Prerna (pronounced pray-r-nah) is a design project I undertook as part of a business model design competition at the University of Michigan named ‘Innovation in Action’. This is a University program where students from different disciplines come together to address society’s biggest problems and real-world challenges.
The prompt we chose: How might we better support family caregivers as they care for a loved one with Dementia?
Timeline: 5 months
More than 15 million Americans are Primary Caregivers for people living with Dementia. Primary caregivers undergo high levels of intense stress due to various factors, but the current health system fails to address this. So, caregivers are left to feel overwhelmed, overworked and lonely.
A mobile application for Dementia caregivers that serves as a care management and collaboration tool to reduce stress associated with caregiving.
Design Researcher, Interaction Designer
User Research (7 interviews)
Wire-framing and User Testing
We read reports from various sources to understand Dementia and the space of caregiving.
About 5 million people in the United States are living with Dementia and about 15 million people are caregiving for them.
Dementia Caregivers are found to provide 20-40 hours of unpaid care each week. This amounts to 18 Billion work hours lost every year.
Not only are they missing a portion of their income, they also spend more than $5,000 a year from their savings. This causes immense financial and emotional stress.
49% of Dementia caregivers are found to experience high levels of stress. This leads to 63% of them experiencing signs of depression, and also leaves their immune systems affected for the next three years.
USER INTERVIEWS AND OBSERVATIONS
We conducted 6 in-person interviews with key stakeholders (Dementia Caregivers, Medical Practitioners and Geriatric Specialists). The major issues identified through research were:
Fear of Seeking Help: Primary caregivers hesitated to reach out for help. A common reason was that it felt awkward to ask. Caregivers were not asking for help because they did not feel comfortable asking for it. Further, their families and friends wanted to help, but did not know how and when to offer help.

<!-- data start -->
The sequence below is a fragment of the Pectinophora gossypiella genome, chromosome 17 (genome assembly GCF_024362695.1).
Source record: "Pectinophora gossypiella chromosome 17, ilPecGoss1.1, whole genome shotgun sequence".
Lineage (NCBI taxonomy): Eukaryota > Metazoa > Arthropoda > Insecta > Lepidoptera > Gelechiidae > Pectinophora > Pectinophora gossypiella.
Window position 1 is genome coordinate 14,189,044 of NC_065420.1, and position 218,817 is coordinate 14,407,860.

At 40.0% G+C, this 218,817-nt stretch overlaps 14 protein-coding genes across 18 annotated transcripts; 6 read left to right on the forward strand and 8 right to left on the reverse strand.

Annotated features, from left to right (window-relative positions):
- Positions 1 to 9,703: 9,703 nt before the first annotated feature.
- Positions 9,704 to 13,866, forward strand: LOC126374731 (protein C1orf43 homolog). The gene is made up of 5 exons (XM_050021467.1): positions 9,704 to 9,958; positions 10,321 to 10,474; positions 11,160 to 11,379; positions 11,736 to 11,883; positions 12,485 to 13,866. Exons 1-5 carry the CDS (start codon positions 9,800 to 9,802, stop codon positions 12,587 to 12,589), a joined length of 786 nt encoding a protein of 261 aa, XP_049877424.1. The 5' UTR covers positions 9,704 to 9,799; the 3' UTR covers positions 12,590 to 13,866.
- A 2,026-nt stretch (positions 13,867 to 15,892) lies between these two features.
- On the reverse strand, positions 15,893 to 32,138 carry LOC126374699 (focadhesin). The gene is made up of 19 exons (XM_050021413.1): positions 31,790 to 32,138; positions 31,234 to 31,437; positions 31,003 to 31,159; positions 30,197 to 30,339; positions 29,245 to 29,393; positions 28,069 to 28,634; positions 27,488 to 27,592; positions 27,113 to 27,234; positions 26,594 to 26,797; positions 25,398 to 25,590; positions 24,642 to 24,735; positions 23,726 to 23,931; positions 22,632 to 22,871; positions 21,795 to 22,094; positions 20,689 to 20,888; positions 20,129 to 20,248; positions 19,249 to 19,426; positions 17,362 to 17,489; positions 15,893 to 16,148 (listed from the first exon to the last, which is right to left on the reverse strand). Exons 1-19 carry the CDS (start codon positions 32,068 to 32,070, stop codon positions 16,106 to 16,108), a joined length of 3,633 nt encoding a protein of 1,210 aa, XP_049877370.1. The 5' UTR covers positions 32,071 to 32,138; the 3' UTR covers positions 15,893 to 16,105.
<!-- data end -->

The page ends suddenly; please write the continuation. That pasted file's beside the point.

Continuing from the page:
Lack of Appreciation: Caregivers felt nobody appreciated how much effort they put in. Most had been caregiving for years and over time, their social circles forgot to check up on them. Care providers echoed that primary caregivers had unmet needs which caused high stress. One of the practitioners mentioned that the medical system did not consider caregivers a priority, which is why most available solutions on the market focus on the person with Dementia and not the caregiver.
Lack of Support: Caregivers often felt a lack of support from their families. They expected a higher level of involvement and accountability from their families.
Lack of Communication: Family Dynamics and Communication issues added stress to the experience of caregiving. Each of these families were doing their absolute best to care for their loved one. But, somehow every one of them mentioned feeling guilty of not doing enough. This pattern emerged across multiple interviews.
We conducted a Competitive Analysis to identify gaps between what is available and user needs. We analyzed mobile apps like CaringBridge, CareZone, Balance and Life 360. From application reviews and exploration, we learnt that there is no one-stop application for Care Management. More importantly, we identified the opportunity to promote network engagement.
Prerna is a mobile application that enables Dementia caregivers to effectively seek help from their close network of friends and family without hesitation and receive the due appreciation for their effort. It also enables friends and family to offer help in real ways that relieves stress off of primary caregivers. Features include:
Journalling: This lets Caregivers reflect on their experiences and document memories. This would help them relieve stress and also lets their network see and appreciate their efforts.
Shared Calendar: The caregiver and their network share a common calendar. Caregivers can adds tasks to this calendar, which the network can then volunteer to help with. Automatic reminders prevent coordination issues and do not require the caregiver to be responsible for it.
Prompts & Reminders: Dementia caregiving often tends to be longer than 5 years. Users reported that their families and friends would initially be very proactive, but would later forget to check up on them and that it was embarrassing to seek out for help. Automatic prompts help keep the network engaged by sending out gentle reminders if they have stayed out of touch for long periods of time.
Observation Logs: Logs help family members document anything they might have observed when they spent time with the person with Dementia. Lack of information among family members was a common concern among our interviewees. This would help caregivers have more intentional conversations with medical professionals, especially when making crucial decisions like when to take away car keys from the person with Dementia.